How to Settle in Arequipa in the Andes
How to Settle in Arequipa in the Andes
Settling into a new country and a different city is always a challenge. Since I have done it a few times I’ve developed a list.
- Find a safe place to live – top priority
- Get a SIM
- Locate a hairdresser
- Look for a manicurist/pedicurist
- Check out the lay of the land
Since I avoid doctors and dentists, that isn’t on my settlement list.
When I arrived in Arequipa, I stayed in a non-descript hotel. From there I searched the Internet and found a place. Llama Spanish school takes in non-student boarders, so it seemed like a good idea. I had a room and a private bath; breakfast and lunch were included.
In the two weeks I was there the dust balls under the bed grew to soccer field size. And if I saw one more boiled egg and banana for breakfast, I was going to lose it.
To block out the noise of the teacher in the classroom next to me I used wax earplugs. It was horrible as the poor student never spoke, he was talked to. The worst thing is that there weren’t any cafes or bars anywhere in the neighbourhood. There was a mall about 20 minutes away, but I didn’t like it at all. I was stuck in the suburbs. Time to move on.
I was downtown with a young Indonesian student and we happened to walk by the Santa Catalina Hostel.
I went in and asked the price for a single room and told them I wanted to make a reservation. Not a dust ball in sight. Santa Catalina is about a 10 minute walk from Plaza de Armas, the heart of the city. Perfect for this uptown woman.
Looking for a new home
Although I would check on the Internet every once in a while, I didn’t find any furnished place that appealed. After Loja, I never want to buy things for a place again. As I’m currently writing pieces for a travel agency, I didn’t have a lot of time. If there is anything you want to know about Italy or Greece, just ask.
When I was going to pay the rent for another week I asked Rodolfo – the manager and my go-to person – how much it would be to stay for a month. He cut me a great deal, so I now have a “home.” The angst of moving again has faded.
My bedroom is small and so is the bathroom, but I just don’t need a lot of space as I live at the desk. Rodolfo brought me a second table so I can spread out.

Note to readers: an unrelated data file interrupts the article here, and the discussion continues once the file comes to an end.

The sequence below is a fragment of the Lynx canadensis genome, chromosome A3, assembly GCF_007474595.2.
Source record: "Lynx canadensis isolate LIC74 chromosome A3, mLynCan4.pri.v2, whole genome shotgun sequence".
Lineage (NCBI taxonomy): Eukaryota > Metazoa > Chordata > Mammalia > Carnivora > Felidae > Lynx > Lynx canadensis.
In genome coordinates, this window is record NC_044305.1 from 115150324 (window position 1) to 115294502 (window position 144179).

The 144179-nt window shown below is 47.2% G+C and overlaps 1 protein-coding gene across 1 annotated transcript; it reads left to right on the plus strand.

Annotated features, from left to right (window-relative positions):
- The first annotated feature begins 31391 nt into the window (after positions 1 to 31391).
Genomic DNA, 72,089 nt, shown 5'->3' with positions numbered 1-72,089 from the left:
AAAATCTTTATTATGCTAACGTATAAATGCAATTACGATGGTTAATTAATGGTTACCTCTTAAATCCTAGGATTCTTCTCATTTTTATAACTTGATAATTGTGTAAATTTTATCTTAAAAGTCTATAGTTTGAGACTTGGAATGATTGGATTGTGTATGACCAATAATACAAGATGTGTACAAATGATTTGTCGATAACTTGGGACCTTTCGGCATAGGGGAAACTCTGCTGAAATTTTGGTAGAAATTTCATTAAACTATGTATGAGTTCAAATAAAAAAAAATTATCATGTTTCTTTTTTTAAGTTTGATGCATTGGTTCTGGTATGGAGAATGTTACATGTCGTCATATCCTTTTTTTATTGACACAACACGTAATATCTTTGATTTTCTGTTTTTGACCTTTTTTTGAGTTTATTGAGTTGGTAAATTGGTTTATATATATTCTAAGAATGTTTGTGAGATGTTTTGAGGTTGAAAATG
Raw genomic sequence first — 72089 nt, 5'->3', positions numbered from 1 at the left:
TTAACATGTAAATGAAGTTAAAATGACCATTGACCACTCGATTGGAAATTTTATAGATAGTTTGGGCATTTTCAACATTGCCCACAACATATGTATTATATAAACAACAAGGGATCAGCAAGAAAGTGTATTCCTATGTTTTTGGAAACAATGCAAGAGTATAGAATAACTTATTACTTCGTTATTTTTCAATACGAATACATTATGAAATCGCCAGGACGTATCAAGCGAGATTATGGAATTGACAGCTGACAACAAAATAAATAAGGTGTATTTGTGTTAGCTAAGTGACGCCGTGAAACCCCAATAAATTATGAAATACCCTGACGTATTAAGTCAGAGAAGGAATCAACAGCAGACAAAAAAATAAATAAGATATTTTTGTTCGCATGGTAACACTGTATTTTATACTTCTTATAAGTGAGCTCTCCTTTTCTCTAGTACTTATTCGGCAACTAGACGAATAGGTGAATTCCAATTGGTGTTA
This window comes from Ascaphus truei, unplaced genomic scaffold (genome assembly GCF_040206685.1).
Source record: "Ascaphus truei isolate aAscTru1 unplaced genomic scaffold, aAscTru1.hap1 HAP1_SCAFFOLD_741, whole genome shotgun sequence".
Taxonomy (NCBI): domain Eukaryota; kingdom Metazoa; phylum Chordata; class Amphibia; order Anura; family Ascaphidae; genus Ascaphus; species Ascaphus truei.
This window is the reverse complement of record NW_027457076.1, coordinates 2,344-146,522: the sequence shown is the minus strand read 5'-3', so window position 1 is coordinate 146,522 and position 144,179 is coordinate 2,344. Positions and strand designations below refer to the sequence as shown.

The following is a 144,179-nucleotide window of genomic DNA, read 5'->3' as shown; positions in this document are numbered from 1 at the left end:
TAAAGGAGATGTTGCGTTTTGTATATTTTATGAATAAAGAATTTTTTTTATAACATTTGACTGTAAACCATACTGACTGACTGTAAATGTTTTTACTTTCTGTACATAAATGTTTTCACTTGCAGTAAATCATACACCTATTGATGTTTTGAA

There is a balcony the size of a USB, but I can sit in the chair and watch the street go by. At the small kitchen downstairs I can scramble eggs and heat up leftovers and/or take-aways. The gas stove is powered with a Bic lighter so it is slow slugging.
There is a charming courtyard for breakfast. And a rooftop deck that overlooks the city with 360 spectacular views.
The staff only speak Spanish, which is good practice.
Leo does a great job of keeping the place clean.
And there are enough restaurants, bars, and museums to keep a person going for years.
My only complaints are that the wi-fi is weak sometimes and the noise from the street from 15:00 to 20:00 is horrible. Why drivers in South America can’t figure out not to cross the intersection if there isn’t room on the other side is beyond me.
And there are too many tourists. After having Loja to myself for four months I have forgotten how to share. I will get over it. Most of the guests here are from Europe.
Although not famous, I am joining the ranks of long-term hotel residents who are. Yes, I have settled and plan to stay here until I fly to Edmonton on 29 May. The only thing left on the list is a SIM, but I have to buy a new phone first.
Getting a boot fixed
The zipper in one of the leather boots I bought in Argentina broke. Rodolfo called a shoemaker he knew. The guy came to the hotel, took my boot, fixed it and then brought it back. The price? $8CAD. I can only think of one place – if it is still open – in Canada where I could get it done. And I shudder to think of what it would cost.
People here still fix things, which is so refreshing.
Founded in 1540, Arequipa has kept its colonial heritage and is known as the “White City” because of the buildings. Trendy shops and cafes are tucked away in massive old edifices.
The streets are cobblestone. And there isn’t a high-rise on the horizon.
I have fallen in love with this place. Like Medellin, it has a magical feel to it.
More photos from around town